RCA Victor, Printed in Canada // Frédéric Chopin (1810-1849) // Nocturnes #1-10 // Pianist: Arthur Rubinstein
Op. 9 #1 (B-Flat min); #2 (E-Flat); #3 (in B)
Op.15 #1 (in F); #2 (F-Sharp); #3 (G min)
Op. 27 #1 (C-Sharp min); #2 (D-Flat)
Op.32 #1 (in B) #2 (A-Flat)
Where Field smiles, Chopin makes a grinning grimace; where Field sighs, Chopin groans; where Field shrugs his shoulders, Chopin twists his whole body; where Field puts some seasoning in the food, Chopin empties a handful of Cayenne pepper. “” ludwig rellstab
i’m not much familiar with the works of irish composer john field but even the one composition of his that i have in my music library (Nocturne No. 1 in E-Flat Major) testifies to the comparison often made between the character of his nocturnes (a genre he popularized) and that of chopin---who did for nocturnes what beethoven did for string quartets:
The differences may be thus described: Field’s Nocturnes represent a cheerful blooming landscape, bathed in sunshine, while Chopin’s depict a romantic mountainous region, with a dark background and lowering clouds flashing forth lightning. “” józef sikorski
chopin’s contemporaries often pitched the accusation that he was aping field’s experiments in the genre, but in time better stylistic judgement would come to the realization that chopin, among other things, made the nocturne more nocturnal---reducing the instances of blooming landscapes bathed in sunshine to occasional and brief aberrations of dark and lucid dreamscapes, bringing to it a ‘voluptuous dreaminess and cloying sweetness’ characteristic of much of the first ten of this collection of nocturnes.
perhaps it’s that i’ve learned how to listen better---or that a year is a very long time---but there seems to be much more now to these nocturnes than i heard last august: or is it that my new apartment is surrounded by a larger population of cicadas, whose constant electric fry---nature’s vuvuzelas---are a sort of sonic plater amplifying the summerness of these nocturnal delights?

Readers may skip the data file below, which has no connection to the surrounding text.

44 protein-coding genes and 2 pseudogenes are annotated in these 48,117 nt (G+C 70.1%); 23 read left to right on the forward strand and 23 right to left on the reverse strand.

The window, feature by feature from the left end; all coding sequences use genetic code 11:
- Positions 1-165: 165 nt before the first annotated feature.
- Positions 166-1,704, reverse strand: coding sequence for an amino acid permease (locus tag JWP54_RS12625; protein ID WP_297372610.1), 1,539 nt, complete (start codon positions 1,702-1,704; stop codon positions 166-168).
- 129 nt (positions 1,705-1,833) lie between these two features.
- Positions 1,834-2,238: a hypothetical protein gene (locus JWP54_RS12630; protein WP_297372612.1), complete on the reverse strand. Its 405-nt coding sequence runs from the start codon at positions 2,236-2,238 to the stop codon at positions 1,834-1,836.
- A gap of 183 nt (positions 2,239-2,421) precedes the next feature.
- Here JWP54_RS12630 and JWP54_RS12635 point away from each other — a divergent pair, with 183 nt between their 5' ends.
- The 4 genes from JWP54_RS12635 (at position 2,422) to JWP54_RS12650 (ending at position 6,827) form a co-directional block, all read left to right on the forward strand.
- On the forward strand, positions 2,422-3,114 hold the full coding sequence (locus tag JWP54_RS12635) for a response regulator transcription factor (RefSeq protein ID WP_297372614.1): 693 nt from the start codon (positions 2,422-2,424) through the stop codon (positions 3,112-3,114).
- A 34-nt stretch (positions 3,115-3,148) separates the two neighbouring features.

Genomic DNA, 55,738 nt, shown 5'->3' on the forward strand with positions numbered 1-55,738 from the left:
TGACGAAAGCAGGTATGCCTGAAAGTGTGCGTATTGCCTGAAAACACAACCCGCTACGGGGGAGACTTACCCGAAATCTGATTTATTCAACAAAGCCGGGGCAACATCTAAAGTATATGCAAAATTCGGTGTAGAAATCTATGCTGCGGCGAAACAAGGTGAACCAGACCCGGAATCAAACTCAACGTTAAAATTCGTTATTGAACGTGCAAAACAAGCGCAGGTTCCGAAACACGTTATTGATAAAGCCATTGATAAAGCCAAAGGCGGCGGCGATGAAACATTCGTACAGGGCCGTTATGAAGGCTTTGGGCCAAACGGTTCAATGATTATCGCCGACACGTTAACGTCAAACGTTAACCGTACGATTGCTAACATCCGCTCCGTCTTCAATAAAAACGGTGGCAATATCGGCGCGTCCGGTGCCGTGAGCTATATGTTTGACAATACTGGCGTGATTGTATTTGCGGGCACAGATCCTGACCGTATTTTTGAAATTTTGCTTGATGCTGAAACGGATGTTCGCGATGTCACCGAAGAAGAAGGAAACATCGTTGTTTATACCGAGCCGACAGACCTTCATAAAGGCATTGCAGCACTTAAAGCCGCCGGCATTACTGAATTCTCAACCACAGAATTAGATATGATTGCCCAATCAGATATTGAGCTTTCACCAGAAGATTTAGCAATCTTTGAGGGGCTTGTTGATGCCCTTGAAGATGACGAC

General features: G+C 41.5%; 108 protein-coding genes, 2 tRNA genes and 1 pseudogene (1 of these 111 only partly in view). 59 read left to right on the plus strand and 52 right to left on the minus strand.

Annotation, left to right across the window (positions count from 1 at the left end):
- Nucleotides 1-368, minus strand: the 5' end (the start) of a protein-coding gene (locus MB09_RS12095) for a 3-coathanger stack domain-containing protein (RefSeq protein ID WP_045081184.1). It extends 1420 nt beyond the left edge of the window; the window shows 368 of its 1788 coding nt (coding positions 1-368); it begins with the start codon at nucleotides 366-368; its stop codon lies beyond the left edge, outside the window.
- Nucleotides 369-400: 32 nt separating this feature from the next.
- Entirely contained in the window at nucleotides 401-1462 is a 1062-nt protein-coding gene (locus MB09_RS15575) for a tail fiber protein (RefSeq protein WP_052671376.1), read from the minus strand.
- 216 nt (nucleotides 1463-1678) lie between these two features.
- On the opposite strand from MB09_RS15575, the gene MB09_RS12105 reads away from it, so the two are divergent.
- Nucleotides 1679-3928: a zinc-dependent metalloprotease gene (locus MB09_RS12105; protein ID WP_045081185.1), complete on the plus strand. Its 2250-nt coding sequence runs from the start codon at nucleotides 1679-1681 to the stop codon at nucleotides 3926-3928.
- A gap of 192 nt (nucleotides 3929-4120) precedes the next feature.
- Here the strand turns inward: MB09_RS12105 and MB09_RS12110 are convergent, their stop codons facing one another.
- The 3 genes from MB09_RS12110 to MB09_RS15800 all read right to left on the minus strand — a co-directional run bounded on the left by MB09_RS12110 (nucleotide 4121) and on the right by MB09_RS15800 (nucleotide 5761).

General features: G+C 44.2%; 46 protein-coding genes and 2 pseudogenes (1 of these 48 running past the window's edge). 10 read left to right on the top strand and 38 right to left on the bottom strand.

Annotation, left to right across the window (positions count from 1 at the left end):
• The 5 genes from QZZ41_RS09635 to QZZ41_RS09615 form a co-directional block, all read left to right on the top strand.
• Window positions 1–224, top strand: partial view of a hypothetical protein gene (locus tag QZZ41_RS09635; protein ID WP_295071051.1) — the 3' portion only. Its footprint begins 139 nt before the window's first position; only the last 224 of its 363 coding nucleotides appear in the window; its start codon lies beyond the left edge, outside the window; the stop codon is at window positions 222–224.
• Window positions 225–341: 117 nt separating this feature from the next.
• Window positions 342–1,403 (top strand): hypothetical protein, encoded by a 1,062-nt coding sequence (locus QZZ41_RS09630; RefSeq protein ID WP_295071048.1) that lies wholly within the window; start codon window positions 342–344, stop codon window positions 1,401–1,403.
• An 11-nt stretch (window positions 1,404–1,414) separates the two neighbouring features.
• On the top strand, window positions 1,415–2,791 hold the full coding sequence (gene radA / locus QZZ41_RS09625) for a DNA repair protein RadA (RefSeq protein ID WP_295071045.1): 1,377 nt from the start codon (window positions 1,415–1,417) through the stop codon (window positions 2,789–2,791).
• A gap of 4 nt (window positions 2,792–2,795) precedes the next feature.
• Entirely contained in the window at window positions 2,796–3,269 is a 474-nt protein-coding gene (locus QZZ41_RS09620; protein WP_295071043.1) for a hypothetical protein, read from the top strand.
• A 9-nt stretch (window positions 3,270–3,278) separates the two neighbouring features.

(is there an instrument more pious than the piano? even in the physiology of the pianist there’s an intuitive posture of litany; the knees-together business and tremendous consciousness of the hands---and the lucid weight of hands as it performs its choreography of gestures---quite the opposite, for example, of the voluptuous openness of the cellist. point being that in the dim and small hours which the nocturne serenades, the instrument achieves a spiritual weight, a sort of secular liturgy of hours. indeed in old english, the word nocturne was used to group together and describe hours of prayer throughout the day.) felt cute, might delete later.
although expressed in astounding variety, the character of chopin’s nocturnes follow a simple pattern: a twinkling melody in the treble---like the striation of moonlight through half-closed blinds---undergirded by percussive chords in the bass; the combination unfurls in an altogether slurred physique by extensive use of the pedal. robert schumann’s attempt to summarize all of chopin’s works in a witty remark went by way of calling them ‘guns buried in flowers’; these nocturnes are perhaps the best examples of schumann’s quip: the tranquilities are superficial, merely thin veils to wrap the black canons of a restlessly firing mind, whose sensitivity grows the further it wades into the night.